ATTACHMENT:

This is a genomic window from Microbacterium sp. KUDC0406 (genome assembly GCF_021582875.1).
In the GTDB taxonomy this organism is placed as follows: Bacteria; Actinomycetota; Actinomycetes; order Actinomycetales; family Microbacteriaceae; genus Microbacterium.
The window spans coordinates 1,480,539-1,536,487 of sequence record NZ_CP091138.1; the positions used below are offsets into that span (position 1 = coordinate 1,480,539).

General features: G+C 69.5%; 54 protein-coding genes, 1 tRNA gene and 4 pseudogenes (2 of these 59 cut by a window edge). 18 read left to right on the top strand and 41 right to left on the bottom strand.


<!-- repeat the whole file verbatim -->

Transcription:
This is a genomic window from Microbacterium sp. KUDC0406 (genome assembly GCF_021582875.1).
In the GTDB taxonomy this organism is placed as follows: Bacteria; Actinomycetota; Actinomycetes; order Actinomycetales; family Microbacteriaceae; genus Microbacterium.
The window spans coordinates 1,480,539-1,536,487 of sequence record NZ_CP091138.1; the positions used below are offsets into that span (position 1 = coordinate 1,480,539).

General features: G+C 69.5%; 54 protein-coding genes, 1 tRNA gene and 4 pseudogenes (2 of these 59 cut by a window edge). 18 read left to right on the top strand and 41 right to left on the bottom strand.